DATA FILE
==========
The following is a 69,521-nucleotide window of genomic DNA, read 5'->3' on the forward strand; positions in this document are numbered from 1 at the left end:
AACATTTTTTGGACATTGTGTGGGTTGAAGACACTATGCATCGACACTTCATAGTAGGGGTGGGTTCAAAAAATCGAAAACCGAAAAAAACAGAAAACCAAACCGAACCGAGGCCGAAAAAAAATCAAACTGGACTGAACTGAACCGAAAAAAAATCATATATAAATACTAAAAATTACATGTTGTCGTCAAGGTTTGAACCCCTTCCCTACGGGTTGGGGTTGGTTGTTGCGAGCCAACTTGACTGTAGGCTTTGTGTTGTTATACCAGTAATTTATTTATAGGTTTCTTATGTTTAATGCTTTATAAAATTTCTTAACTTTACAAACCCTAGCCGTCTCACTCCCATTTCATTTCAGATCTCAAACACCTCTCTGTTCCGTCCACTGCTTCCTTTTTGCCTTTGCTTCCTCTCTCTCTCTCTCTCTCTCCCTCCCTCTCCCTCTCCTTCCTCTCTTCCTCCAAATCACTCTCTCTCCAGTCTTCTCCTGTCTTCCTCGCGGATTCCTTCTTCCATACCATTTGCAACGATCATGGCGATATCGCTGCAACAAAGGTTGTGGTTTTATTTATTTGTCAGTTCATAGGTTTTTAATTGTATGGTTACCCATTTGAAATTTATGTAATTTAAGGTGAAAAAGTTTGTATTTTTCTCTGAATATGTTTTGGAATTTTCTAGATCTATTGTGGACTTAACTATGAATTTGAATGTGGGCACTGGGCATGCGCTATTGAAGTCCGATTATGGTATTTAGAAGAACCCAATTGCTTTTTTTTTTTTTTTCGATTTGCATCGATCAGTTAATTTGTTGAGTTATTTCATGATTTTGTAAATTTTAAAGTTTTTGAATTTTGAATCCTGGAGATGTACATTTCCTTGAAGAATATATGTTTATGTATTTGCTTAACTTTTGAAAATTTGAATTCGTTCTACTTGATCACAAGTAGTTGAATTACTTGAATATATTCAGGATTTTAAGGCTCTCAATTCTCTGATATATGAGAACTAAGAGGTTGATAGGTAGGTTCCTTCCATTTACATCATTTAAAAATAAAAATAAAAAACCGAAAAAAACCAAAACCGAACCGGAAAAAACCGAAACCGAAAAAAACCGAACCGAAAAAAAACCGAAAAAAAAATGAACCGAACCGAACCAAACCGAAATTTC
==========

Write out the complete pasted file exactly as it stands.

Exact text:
The following is a 69,521-nucleotide window of genomic DNA, read 5'->3' on the forward strand; positions in this document are numbered from 1 at the left end:
AACATTTTTTGGACATTGTGTGGGTTGAAGACACTATGCATCGACACTTCATAGTAGGGGTGGGTTCAAAAAATCGAAAACCGAAAAAAACAGAAAACCAAACCGAACCGAGGCCGAAAAAAAATCAAACTGGACTGAACTGAACCGAAAAAAAATCATATATAAATACTAAAAATTACATGTTGTCGTCAAGGTTTGAACCCCTTCCCTACGGGTTGGGGTTGGTTGTTGCGAGCCAACTTGACTGTAGGCTTTGTGTTGTTATACCAGTAATTTATTTATAGGTTTCTTATGTTTAATGCTTTATAAAATTTCTTAACTTTACAAACCCTAGCCGTCTCACTCCCATTTCATTTCAGATCTCAAACACCTCTCTGTTCCGTCCACTGCTTCCTTTTTGCCTTTGCTTCCTCTCTCTCTCTCTCTCTCTCCCTCCCTCTCCCTCTCCTTCCTCTCTTCCTCCAAATCACTCTCTCTCCAGTCTTCTCCTGTCTTCCTCGCGGATTCCTTCTTCCATACCATTTGCAACGATCATGGCGATATCGCTGCAACAAAGGTTGTGGTTTTATTTATTTGTCAGTTCATAGGTTTTTAATTGTATGGTTACCCATTTGAAATTTATGTAATTTAAGGTGAAAAAGTTTGTATTTTTCTCTGAATATGTTTTGGAATTTTCTAGATCTATTGTGGACTTAACTATGAATTTGAATGTGGGCACTGGGCATGCGCTATTGAAGTCCGATTATGGTATTTAGAAGAACCCAATTGCTTTTTTTTTTTTTTTCGATTTGCATCGATCAGTTAATTTGTTGAGTTATTTCATGATTTTGTAAATTTTAAAGTTTTTGAATTTTGAATCCTGGAGATGTACATTTCCTTGAAGAATATATGTTTATGTATTTGCTTAACTTTTGAAAATTTGAATTCGTTCTACTTGATCACAAGTAGTTGAATTACTTGAATATATTCAGGATTTTAAGGCTCTCAATTCTCTGATATATGAGAACTAAGAGGTTGATAGGTAGGTTCCTTCCATTTACATCATTTAAAAATAAAAATAAAAAACCGAAAAAAACCAAAACCGAACCGGAAAAAACCGAAACCGAAAAAAACCGAACCGAAAAAAAACCGAAAAAAAAATGAACCGAACCGAACCAAACCGAAATTTC